Adopting this frame of mind is hard. It’s going to feel really selfish. Your inner-critic will promptly remind you that you have a crappy job you don’t like and you’re stuck in more than one situation you don’t want to be in. While those things may be true, it’s important to break out of that mindset by articulating exactly why you are where you are. Only then will you recognize when you’re sabotaging yourself with self-doubt. Having a job you don’t like becomes, “I’m doing the best I can supporting myself until I transition into a better job opportunity.” That’s the purpose you need to connect with: you’re supporting yourself. It may not be perfect and exactly what you want, but you’re paying the rent and meeting basic needs.
Sometimes, success comes not from what you learn to do but what you learn to stop doing. As you putter around the house, putting things in their place, ask yourself what purpose is this serving? If you live with other people, chances are you’re doing something for them under the guise of doing it for yourself. “I’m putting away this toy because I need a clean, uncluttered space.” That may very well be true, but you deserve to use that time for yourself, too. Teach them to put it away themselves. You may have to do it with them until the habit sinks in, but that’s okay. During that period, you can change your purpose statement to something like, “I’m doing this with them so that I can claim this time as my own.” You can also use that time to think of all the things you want to do that have the sole purpose of paying attention to yourself.
Don’t waste the precious time you have, even if it is 5 minutes a day, thinking about how something sucks. Spend it doing something with purpose that supports where you want to go.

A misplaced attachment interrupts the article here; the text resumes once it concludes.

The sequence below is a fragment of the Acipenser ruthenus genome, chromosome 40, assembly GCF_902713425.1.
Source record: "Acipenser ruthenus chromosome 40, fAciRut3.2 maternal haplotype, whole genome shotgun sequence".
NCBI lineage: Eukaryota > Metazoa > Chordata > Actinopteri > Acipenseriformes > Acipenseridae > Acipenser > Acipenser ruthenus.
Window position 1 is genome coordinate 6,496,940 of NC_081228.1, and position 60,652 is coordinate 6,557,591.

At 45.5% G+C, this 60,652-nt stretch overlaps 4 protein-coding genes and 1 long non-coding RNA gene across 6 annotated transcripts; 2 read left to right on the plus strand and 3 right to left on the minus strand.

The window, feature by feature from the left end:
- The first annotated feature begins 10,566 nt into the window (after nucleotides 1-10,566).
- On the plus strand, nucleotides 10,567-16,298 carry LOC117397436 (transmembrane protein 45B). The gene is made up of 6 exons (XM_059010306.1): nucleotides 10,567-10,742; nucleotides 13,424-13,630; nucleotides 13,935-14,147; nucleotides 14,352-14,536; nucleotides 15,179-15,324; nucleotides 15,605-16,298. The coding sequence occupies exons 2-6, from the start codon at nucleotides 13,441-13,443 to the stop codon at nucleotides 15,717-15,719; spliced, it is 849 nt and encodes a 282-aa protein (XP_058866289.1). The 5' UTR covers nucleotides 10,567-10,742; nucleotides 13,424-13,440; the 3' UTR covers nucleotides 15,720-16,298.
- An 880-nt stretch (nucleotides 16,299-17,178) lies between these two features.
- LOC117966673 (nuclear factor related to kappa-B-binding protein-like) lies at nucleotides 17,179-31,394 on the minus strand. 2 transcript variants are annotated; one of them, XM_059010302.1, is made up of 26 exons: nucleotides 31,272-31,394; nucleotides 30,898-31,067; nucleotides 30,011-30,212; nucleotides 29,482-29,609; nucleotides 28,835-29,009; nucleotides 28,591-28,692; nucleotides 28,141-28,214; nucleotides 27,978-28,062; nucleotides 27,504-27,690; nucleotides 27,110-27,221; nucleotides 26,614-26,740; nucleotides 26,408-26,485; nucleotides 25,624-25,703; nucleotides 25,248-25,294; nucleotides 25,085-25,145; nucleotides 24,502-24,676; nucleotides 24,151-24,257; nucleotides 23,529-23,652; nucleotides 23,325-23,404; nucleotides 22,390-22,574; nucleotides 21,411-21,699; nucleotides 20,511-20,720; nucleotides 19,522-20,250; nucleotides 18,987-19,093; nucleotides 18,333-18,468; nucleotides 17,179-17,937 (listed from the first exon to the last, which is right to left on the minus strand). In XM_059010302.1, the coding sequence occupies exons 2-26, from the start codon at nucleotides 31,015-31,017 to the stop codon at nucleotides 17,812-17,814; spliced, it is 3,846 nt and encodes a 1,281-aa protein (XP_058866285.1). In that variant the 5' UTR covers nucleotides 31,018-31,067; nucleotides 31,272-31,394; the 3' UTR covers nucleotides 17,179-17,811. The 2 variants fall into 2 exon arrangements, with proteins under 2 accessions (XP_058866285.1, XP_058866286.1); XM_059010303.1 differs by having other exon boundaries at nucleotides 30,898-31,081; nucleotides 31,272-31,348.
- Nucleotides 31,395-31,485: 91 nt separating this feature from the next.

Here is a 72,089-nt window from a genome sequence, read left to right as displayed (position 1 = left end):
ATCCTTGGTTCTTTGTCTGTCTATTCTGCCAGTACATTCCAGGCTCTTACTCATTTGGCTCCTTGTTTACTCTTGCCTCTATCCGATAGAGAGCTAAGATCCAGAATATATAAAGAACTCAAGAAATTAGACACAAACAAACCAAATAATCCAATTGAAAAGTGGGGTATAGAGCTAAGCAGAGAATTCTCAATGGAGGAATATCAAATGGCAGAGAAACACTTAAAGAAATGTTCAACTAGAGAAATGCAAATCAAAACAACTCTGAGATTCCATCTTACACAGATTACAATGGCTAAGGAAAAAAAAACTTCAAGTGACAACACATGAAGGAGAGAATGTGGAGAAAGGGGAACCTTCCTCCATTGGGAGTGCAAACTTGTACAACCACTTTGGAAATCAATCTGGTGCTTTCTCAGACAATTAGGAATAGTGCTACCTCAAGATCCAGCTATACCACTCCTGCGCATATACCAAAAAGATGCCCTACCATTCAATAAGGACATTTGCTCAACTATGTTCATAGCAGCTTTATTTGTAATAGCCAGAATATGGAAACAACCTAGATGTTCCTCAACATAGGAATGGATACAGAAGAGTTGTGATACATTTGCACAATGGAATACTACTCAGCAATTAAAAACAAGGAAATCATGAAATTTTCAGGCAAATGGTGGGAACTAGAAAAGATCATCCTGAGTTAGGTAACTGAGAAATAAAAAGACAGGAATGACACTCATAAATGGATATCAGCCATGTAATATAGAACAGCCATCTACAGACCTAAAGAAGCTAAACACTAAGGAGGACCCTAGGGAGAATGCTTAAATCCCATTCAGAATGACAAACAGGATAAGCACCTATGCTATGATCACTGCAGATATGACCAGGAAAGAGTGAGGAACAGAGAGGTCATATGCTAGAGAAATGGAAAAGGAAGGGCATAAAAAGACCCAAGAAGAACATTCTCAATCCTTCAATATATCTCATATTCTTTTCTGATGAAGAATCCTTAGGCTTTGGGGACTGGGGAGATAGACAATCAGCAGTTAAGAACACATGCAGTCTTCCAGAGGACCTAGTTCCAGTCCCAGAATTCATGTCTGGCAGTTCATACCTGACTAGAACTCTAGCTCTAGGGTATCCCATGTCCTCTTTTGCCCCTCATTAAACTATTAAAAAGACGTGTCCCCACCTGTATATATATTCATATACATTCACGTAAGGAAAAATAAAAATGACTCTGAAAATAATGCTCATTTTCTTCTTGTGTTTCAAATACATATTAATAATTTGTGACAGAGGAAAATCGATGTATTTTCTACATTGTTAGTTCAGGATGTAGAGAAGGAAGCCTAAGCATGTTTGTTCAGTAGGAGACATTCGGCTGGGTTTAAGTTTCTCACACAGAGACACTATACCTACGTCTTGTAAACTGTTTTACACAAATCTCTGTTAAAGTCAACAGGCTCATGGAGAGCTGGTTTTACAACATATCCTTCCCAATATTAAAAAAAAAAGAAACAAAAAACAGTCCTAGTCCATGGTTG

Today’s exercise is simple.
You’re going to write me an email with three things you’ve always wanted to find the time to do. Sign your email to me with your name. I am going to send your email back to you in two weeks so feel free to write the email to yourself. The three things should be activities that don’t have to do with anyone else but you. No “write more thank you notes” or “welcome the new neighbors.” DON’T LEAVE ANYTHING OFF THE LIST that comes to mind because you think you’ll never actually do it. This isn’t about getting these things done. It’s about identifying them so you remember to ask yourself what purpose the activities you choose to do every day are serving. This helps you become more aware of serving yourself, too. You’ll most likely walk away realizing you’ve done 12 things for others and only two things for yourself.
As an incentive, I’m going to give away a copy of Lena Corwin’s book, Made by Hand. It’s filled with projects by women who practice different creative methods like knitting, dyeing, etc. These women have given themselves time to identify the purpose of the things they take time to make (and master). To be entered in the giveaway, just leave an “I’m doing it!” or similar comment below.
So are you ready? Click here, write down your three things and hit send. You won’t end up on any mailing list or get multiple emails from me. You’ll just get one email from yourself, reminding you of these things, so you take time to make sure you ask yourself the purposeful question.